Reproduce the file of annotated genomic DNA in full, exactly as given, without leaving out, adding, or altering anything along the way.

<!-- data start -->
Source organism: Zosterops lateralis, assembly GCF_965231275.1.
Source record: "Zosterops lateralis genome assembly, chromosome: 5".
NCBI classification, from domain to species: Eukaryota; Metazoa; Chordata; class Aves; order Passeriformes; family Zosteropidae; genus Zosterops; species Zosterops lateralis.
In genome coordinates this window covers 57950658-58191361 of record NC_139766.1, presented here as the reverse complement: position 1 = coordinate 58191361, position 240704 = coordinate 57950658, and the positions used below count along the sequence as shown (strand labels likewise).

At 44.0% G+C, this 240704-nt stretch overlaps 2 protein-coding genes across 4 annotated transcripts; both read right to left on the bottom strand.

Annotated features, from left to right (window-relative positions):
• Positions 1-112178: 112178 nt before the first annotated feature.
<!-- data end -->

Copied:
Source organism: Zosterops lateralis, assembly GCF_965231275.1.
Source record: "Zosterops lateralis genome assembly, chromosome: 5".
NCBI classification, from domain to species: Eukaryota; Metazoa; Chordata; class Aves; order Passeriformes; family Zosteropidae; genus Zosterops; species Zosterops lateralis.
In genome coordinates this window covers 57950658-58191361 of record NC_139766.1, presented here as the reverse complement: position 1 = coordinate 58191361, position 240704 = coordinate 57950658, and the positions used below count along the sequence as shown (strand labels likewise).

At 44.0% G+C, this 240704-nt stretch overlaps 2 protein-coding genes across 4 annotated transcripts; both read right to left on the bottom strand.

Annotated features, from left to right (window-relative positions):
• Positions 1-112178: 112178 nt before the first annotated feature.